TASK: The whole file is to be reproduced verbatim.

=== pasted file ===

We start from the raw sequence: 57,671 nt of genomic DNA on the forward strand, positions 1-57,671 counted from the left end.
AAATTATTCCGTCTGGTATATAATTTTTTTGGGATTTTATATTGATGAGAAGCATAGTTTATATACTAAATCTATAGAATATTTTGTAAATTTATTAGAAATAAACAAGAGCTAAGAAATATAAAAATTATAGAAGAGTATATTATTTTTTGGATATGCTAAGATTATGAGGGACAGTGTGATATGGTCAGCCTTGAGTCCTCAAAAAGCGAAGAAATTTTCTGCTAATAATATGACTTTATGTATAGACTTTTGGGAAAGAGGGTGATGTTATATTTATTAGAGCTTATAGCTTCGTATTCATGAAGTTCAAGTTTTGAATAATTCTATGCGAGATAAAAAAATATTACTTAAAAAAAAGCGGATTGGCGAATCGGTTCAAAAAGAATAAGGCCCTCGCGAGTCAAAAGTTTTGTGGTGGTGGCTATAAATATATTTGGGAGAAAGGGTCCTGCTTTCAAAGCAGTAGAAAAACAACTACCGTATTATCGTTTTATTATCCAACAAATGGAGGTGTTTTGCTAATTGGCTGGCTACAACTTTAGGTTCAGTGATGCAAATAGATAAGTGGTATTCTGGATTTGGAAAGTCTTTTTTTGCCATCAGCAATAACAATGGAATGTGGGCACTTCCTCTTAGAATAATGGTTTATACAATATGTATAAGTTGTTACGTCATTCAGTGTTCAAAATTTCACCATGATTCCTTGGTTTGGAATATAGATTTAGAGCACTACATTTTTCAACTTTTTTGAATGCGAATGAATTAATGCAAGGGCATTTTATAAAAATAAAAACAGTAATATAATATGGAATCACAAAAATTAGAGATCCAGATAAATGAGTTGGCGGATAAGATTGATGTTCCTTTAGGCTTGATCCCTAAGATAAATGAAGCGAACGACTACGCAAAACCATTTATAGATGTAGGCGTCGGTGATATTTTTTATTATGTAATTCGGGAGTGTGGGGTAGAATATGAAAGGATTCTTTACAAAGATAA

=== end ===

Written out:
We start from the raw sequence: 57,671 nt of genomic DNA on the forward strand, positions 1-57,671 counted from the left end.
AAATTATTCCGTCTGGTATATAATTTTTTTGGGATTTTATATTGATGAGAAGCATAGTTTATATACTAAATCTATAGAATATTTTGTAAATTTATTAGAAATAAACAAGAGCTAAGAAATATAAAAATTATAGAAGAGTATATTATTTTTTGGATATGCTAAGATTATGAGGGACAGTGTGATATGGTCAGCCTTGAGTCCTCAAAAAGCGAAGAAATTTTCTGCTAATAATATGACTTTATGTATAGACTTTTGGGAAAGAGGGTGATGTTATATTTATTAGAGCTTATAGCTTCGTATTCATGAAGTTCAAGTTTTGAATAATTCTATGCGAGATAAAAAAATATTACTTAAAAAAAAGCGGATTGGCGAATCGGTTCAAAAAGAATAAGGCCCTCGCGAGTCAAAAGTTTTGTGGTGGTGGCTATAAATATATTTGGGAGAAAGGGTCCTGCTTTCAAAGCAGTAGAAAAACAACTACCGTATTATCGTTTTATTATCCAACAAATGGAGGTGTTTTGCTAATTGGCTGGCTACAACTTTAGGTTCAGTGATGCAAATAGATAAGTGGTATTCTGGATTTGGAAAGTCTTTTTTTGCCATCAGCAATAACAATGGAATGTGGGCACTTCCTCTTAGAATAATGGTTTATACAATATGTATAAGTTGTTACGTCATTCAGTGTTCAAAATTTCACCATGATTCCTTGGTTTGGAATATAGATTTAGAGCACTACATTTTTCAACTTTTTTGAATGCGAATGAATTAATGCAAGGGCATTTTATAAAAATAAAAACAGTAATATAATATGGAATCACAAAAATTAGAGATCCAGATAAATGAGTTGGCGGATAAGATTGATGTTCCTTTAGGCTTGATCCCTAAGATAAATGAAGCGAACGACTACGCAAAACCATTTATAGATGTAGGCGTCGGTGATATTTTTTATTATGTAATTCGGGAGTGTGGGGTAGAATATGAAAGGATTCTTTACAAAGATAA